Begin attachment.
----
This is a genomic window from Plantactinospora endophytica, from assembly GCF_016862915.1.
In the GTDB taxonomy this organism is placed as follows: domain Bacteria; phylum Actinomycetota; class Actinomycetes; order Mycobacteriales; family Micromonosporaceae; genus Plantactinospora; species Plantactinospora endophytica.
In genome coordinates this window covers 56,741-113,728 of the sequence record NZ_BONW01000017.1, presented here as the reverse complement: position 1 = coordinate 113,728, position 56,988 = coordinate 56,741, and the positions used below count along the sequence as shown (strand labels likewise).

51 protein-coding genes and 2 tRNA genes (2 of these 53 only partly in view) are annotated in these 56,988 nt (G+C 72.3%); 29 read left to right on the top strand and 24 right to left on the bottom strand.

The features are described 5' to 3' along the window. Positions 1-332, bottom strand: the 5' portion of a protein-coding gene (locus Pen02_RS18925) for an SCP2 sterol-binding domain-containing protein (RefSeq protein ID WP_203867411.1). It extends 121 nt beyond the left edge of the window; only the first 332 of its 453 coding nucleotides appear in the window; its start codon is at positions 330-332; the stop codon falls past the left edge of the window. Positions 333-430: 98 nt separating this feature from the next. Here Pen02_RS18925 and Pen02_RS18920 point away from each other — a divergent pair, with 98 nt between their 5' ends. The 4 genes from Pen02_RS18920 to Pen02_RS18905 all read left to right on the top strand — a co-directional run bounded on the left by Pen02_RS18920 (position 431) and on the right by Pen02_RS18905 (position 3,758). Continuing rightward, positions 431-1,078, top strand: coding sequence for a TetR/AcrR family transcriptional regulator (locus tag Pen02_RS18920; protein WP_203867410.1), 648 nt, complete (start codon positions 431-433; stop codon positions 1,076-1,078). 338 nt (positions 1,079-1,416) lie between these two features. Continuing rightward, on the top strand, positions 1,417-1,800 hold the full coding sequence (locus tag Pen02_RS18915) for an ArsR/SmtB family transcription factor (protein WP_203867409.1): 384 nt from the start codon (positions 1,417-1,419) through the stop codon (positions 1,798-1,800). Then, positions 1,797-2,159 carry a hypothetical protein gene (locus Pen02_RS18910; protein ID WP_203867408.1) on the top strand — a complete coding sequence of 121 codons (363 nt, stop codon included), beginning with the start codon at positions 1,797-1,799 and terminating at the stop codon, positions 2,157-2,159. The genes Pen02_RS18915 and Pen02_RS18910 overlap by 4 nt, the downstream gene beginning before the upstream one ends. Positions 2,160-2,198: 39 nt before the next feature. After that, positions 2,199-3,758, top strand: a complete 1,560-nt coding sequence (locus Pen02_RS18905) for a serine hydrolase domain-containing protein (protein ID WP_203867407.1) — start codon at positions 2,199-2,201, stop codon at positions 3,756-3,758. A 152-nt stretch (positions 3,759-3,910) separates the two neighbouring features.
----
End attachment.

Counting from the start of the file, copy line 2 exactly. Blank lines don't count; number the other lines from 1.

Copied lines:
In the GTDB taxonomy this organism is placed as follows: domain Bacteria; phylum Actinomycetota; class Actinomycetes; order Mycobacteriales; family Micromonosporaceae; genus Plantactinospora; species Plantactinospora endophytica.